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Microsoft word - background information on mrsa.doc
Background Information on Meticillin-Resistant Staphylococcus Aureus (MRSA)
How did MRSA develop?
Staphylococcus aureus was the commonest cause of wound infection and sepsis until the
introduction of penicillin in 1940, but epidemic penicillin-resistant strains soon emerged and
throughout the 1950s resistance to streptomycin, tetracycline, chloramphenicol and
Penicillinase-resistant penicillins, such as meticillin, were introduced in 1960 but resistance
to these developed within a year when the first case of MRSA was documented. Initially
infections were severe, requiring treatment with vancomycin, but prevalence decreased in
the 1970s; the reason for this is unclear.
During the 1980s and 90s, epidemic strains of MRSA spread worldwide and MRSA became
endemic in many UK hospitals. Considerable effort and focus - with reduction targets and
national infection control initiatives - have helped to significantly reduce levels of infection in
hospitals over the last ten or so years.
What does MRSA cause?
Staphylococcus aureus (including those that are MRSA) causes anything from
asymptomatic colonisation (where the bacteria are doing no harm but still capable of
causing clinical infection) to a range of infections such as boils, carbuncles, infected
wounds, deep abscesses and blood stream infections, which can be fatal.
What do we mean by colonisation?
About 30% of the general population are colonised by S. aureus. In hospitals, S. aureus
carriage is more likely to be MRSA, because antibiotic-resistant bacteria are selected out by
the use of antibiotics to treat infection. Carriage sites are most commonly the nose and the
skin, especially the axilla or groin. A carrier can be a source of infection for themselves if
they have a wound. In high risk situations (e.g. patients for major surgery like a hip
replacement or heart surgery) if pre-screening shows MRSA carriage, decontamination with
skin and nose treatment is recommended before they are operated on.
S. aureus / MRSA is the commonest cause of wound infection - either after accidental injury
or surgery. This shows as a red, inflamed wound with yellow pus seeping from it. The
wound may break open or fail to heal and a wound abscess could develop.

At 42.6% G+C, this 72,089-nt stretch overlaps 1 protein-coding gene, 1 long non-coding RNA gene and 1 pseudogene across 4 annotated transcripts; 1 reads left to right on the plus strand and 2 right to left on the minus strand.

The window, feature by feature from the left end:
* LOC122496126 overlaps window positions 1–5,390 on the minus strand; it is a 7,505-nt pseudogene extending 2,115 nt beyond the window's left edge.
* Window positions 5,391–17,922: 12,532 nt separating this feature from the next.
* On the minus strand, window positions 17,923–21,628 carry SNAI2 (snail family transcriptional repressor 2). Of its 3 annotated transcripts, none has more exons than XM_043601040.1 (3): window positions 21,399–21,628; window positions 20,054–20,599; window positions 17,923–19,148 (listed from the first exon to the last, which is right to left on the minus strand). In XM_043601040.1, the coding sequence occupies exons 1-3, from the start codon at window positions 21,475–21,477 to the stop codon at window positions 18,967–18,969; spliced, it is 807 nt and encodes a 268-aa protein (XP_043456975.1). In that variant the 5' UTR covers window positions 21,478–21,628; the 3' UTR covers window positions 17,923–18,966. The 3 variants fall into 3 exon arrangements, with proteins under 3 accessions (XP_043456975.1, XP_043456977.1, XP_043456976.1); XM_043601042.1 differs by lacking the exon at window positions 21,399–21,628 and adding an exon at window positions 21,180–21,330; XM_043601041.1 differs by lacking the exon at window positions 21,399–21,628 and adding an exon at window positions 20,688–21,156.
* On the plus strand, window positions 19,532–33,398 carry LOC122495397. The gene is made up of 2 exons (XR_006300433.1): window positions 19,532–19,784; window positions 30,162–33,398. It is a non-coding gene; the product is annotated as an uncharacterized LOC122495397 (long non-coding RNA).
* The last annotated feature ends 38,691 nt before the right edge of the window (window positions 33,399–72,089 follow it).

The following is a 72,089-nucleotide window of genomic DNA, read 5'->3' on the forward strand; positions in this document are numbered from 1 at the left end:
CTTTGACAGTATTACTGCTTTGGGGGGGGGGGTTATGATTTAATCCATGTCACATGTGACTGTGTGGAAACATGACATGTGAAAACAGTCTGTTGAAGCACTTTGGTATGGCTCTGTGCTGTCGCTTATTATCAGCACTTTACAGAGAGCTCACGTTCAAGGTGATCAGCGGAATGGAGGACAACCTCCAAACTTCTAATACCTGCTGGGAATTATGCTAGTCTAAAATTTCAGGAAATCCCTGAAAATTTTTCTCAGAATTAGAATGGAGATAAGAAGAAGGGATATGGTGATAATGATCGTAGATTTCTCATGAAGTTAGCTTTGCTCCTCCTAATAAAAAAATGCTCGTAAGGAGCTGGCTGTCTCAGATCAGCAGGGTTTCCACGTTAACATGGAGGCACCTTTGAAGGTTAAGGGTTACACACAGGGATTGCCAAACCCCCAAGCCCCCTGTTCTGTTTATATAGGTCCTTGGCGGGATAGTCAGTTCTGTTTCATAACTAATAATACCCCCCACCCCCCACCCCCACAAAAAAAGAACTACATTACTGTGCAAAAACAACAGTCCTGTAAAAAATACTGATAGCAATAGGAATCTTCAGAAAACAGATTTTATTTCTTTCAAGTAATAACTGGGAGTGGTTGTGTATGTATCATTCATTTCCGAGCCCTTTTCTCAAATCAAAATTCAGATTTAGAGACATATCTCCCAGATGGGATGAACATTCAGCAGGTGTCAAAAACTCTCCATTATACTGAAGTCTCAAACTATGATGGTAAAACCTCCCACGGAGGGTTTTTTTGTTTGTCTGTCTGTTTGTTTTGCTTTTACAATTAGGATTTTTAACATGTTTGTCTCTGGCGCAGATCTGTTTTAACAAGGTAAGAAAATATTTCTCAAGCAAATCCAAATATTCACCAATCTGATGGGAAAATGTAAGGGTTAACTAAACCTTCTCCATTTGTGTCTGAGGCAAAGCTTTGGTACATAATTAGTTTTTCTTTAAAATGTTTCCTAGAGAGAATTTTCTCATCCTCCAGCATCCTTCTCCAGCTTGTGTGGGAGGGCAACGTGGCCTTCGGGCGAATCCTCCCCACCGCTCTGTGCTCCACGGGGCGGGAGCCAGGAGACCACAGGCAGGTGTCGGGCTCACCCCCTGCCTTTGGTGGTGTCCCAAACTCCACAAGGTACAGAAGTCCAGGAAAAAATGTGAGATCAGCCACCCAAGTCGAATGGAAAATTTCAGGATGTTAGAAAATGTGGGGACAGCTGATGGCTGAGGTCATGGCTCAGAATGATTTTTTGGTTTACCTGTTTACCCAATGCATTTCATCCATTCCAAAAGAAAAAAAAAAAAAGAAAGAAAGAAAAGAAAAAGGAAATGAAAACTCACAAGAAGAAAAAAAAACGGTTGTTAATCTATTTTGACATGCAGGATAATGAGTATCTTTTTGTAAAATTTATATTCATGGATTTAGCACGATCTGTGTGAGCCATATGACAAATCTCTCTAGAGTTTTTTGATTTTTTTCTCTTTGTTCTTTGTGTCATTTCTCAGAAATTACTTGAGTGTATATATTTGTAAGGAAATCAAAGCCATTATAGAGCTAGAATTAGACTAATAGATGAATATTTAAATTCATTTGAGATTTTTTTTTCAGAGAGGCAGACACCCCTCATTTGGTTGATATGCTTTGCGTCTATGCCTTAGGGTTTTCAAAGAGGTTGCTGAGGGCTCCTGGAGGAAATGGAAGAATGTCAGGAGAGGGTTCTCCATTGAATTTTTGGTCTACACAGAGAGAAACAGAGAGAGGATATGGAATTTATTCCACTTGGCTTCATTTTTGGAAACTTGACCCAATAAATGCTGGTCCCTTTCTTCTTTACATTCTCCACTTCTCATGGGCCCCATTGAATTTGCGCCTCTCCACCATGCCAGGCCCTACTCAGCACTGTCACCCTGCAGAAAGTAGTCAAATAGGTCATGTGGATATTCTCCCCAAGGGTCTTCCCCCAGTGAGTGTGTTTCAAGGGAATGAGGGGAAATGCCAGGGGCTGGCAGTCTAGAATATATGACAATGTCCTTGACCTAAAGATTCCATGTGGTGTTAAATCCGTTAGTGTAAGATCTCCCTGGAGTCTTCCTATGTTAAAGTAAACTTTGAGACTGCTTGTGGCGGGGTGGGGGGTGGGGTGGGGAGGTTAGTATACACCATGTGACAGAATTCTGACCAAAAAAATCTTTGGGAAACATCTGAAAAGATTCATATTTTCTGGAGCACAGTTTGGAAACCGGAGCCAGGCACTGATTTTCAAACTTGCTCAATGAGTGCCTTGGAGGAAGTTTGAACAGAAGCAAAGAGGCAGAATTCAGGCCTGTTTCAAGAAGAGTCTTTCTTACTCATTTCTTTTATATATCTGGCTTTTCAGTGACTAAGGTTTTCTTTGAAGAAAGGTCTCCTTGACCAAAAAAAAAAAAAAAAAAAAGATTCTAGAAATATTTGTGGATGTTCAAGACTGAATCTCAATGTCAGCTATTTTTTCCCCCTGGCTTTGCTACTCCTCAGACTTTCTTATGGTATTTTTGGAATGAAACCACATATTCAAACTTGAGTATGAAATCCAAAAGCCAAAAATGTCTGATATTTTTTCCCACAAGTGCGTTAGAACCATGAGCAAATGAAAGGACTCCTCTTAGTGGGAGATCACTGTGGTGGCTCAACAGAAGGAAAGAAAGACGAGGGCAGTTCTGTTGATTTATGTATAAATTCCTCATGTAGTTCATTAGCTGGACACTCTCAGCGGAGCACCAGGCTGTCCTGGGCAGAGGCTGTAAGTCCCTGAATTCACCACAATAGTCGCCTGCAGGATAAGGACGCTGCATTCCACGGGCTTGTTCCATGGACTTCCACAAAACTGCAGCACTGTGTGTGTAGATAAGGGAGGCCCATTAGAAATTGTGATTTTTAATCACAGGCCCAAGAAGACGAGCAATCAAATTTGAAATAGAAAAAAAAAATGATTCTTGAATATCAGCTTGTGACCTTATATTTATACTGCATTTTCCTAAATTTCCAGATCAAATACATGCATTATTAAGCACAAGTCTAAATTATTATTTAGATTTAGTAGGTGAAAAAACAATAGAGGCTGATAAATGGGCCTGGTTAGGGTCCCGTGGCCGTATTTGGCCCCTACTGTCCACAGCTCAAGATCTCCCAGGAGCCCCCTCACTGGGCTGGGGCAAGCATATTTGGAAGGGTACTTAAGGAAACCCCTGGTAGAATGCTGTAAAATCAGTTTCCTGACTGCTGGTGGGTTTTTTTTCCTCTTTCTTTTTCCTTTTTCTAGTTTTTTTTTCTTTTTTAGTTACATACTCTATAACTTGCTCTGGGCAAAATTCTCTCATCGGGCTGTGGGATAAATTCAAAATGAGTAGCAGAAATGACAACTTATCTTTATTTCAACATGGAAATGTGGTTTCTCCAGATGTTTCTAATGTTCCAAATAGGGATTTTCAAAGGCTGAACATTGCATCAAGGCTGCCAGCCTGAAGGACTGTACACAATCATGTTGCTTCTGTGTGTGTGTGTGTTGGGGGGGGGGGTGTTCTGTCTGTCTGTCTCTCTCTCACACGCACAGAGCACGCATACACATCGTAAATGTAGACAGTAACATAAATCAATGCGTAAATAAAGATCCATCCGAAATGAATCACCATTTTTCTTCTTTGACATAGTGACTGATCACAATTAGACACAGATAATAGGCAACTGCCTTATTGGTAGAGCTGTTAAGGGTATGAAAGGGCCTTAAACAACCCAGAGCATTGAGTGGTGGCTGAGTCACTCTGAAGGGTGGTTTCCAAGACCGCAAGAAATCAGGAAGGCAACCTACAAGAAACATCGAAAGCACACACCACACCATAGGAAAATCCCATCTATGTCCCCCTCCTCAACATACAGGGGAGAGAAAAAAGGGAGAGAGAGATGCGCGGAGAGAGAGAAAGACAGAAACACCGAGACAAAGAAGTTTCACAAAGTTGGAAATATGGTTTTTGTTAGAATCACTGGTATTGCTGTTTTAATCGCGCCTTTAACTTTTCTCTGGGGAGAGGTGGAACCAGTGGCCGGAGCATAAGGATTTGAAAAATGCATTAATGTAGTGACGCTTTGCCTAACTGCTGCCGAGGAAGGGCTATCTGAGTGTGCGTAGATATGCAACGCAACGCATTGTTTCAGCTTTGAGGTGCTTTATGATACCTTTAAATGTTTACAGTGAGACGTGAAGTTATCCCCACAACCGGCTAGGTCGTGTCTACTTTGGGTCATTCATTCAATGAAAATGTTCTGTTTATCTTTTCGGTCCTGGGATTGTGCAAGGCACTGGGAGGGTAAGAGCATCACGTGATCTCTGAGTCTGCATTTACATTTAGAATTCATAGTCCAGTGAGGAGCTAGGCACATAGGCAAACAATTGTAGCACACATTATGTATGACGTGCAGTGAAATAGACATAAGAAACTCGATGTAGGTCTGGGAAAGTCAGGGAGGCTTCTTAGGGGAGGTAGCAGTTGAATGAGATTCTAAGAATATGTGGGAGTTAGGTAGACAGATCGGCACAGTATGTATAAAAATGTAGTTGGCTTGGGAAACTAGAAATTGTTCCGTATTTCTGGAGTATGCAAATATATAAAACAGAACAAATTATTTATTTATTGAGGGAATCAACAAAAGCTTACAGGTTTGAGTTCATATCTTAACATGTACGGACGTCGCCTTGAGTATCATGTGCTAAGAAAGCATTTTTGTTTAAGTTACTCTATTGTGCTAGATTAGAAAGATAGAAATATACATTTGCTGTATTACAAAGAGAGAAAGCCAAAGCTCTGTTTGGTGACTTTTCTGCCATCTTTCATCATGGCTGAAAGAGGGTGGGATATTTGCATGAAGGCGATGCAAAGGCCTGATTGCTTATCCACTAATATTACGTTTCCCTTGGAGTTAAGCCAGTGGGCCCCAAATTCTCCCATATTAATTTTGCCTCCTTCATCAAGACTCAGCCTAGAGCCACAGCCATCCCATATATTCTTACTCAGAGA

Pressure ulcers, varicose ulcers and diabetic ulcers (all due to poor blood supply and
superficial skin damage) are often sites of MRSA infection.
Intravenous line infections
MRSA may infect the entry site of an intravenous line causing local inflammation with pus
from which the MRSA can enter the blood to cause a blood stream infection.
If MRSA spreads from a local site into the blood stream it can lodge at various sites in the
body (e.g. lungs, kidneys, bones, liver, spleen) and cause deep abscesses distant from the
original site. These can be painful, with high fever and signs of inflammation near the
infection. The patient will be very unwell and may have rigors (shivers), low blood pressure
(shock) and possibly organ failure. This is usually linked with an associated septicaemia.
MRSA is a rare cause of lung infection except in Intensive Care Units where ventilators
bypass the defences of the nose and throat. MRSA can gain entry to the lungs via the tube
Bacteraemia / septicaemia
MRSA can enter the normally sterile blood stream either from a local site of infection
(wound, ulcer, abscess) or via an intravenous catheter. Bacteraemia describes the
presence of MRSA in the blood. Septicaemia can follow and is the clinical term for a severe
illness caused by the bacteria in the blood stream. The symptoms are not specific to MRSA
and can be the same for other bacteria that cause septicaemia. Typically symptoms can
include high fever, raised white cell count, rigors, disturbance of blood clotting with a
tendency to bleed and failure of vital organs. This is the kind of MRSA infection that has the
Clinical Outcome Measures in Spinal Muscular Atrophy Jacqueline Montes, Andrew M. Gordon, Shree Pandya, Darryl C. De Vivo and Petra Kaufmann 2009; 24; 968 originally published online Jun 9, 2009; The online version of this article can be found at:http://jcn.sagepub.com/cgi/content/abstract/24/8/968 can be found at: Journal of Child Neurology Additional services and information f
“Pearls”- Nausea in Palliative Medicine November 2004 1) Recognize : Nausea commonly exists without vomiting. Ask about appetite, response to the smell of food cooking, early satiation when eating. Nausea can interfere significantly with the joy of living and is important to recognize and treat. Nausea is so common with opiates that while vomiting may not be present, the atte